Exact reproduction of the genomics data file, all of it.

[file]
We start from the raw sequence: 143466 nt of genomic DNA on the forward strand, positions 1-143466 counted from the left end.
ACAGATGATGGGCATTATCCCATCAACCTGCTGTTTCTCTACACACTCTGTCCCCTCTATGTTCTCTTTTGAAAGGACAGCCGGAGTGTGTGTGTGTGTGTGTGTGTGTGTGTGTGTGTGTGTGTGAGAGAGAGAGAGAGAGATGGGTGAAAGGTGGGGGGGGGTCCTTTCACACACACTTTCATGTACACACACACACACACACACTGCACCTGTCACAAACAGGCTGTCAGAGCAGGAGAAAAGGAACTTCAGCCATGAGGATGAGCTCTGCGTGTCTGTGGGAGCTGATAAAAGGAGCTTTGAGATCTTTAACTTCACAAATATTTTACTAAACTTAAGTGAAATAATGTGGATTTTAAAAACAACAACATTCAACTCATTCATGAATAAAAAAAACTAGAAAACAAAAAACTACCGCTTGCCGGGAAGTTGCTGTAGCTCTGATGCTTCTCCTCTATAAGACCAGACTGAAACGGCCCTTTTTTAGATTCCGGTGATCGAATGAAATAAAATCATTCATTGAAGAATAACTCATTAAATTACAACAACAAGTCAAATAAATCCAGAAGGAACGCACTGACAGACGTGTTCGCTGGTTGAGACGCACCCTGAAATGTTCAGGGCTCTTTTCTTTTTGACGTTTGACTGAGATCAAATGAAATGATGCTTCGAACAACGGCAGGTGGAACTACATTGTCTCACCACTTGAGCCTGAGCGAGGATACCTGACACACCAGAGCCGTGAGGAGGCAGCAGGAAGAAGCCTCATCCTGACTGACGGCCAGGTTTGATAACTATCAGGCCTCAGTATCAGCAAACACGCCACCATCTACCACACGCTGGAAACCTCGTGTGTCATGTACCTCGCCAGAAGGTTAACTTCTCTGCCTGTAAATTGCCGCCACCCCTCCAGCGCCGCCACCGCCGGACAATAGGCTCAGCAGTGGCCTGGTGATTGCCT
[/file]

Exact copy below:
We start from the raw sequence: 143466 nt of genomic DNA on the forward strand, positions 1-143466 counted from the left end.
ACAGATGATGGGCATTATCCCATCAACCTGCTGTTTCTCTACACACTCTGTCCCCTCTATGTTCTCTTTTGAAAGGACAGCCGGAGTGTGTGTGTGTGTGTGTGTGTGTGTGTGTGTGTGTGTGTGAGAGAGAGAGAGAGAGATGGGTGAAAGGTGGGGGGGGGTCCTTTCACACACACTTTCATGTACACACACACACACACACACTGCACCTGTCACAAACAGGCTGTCAGAGCAGGAGAAAAGGAACTTCAGCCATGAGGATGAGCTCTGCGTGTCTGTGGGAGCTGATAAAAGGAGCTTTGAGATCTTTAACTTCACAAATATTTTACTAAACTTAAGTGAAATAATGTGGATTTTAAAAACAACAACATTCAACTCATTCATGAATAAAAAAAACTAGAAAACAAAAAACTACCGCTTGCCGGGAAGTTGCTGTAGCTCTGATGCTTCTCCTCTATAAGACCAGACTGAAACGGCCCTTTTTTAGATTCCGGTGATCGAATGAAATAAAATCATTCATTGAAGAATAACTCATTAAATTACAACAACAAGTCAAATAAATCCAGAAGGAACGCACTGACAGACGTGTTCGCTGGTTGAGACGCACCCTGAAATGTTCAGGGCTCTTTTCTTTTTGACGTTTGACTGAGATCAAATGAAATGATGCTTCGAACAACGGCAGGTGGAACTACATTGTCTCACCACTTGAGCCTGAGCGAGGATACCTGACACACCAGAGCCGTGAGGAGGCAGCAGGAAGAAGCCTCATCCTGACTGACGGCCAGGTTTGATAACTATCAGGCCTCAGTATCAGCAAACACGCCACCATCTACCACACGCTGGAAACCTCGTGTGTCATGTACCTCGCCAGAAGGTTAACTTCTCTGCCTGTAAATTGCCGCCACCCCTCCAGCGCCGCCACCGCCGGACAATAGGCTCAGCAGTGGCCTGGTGATTGCCT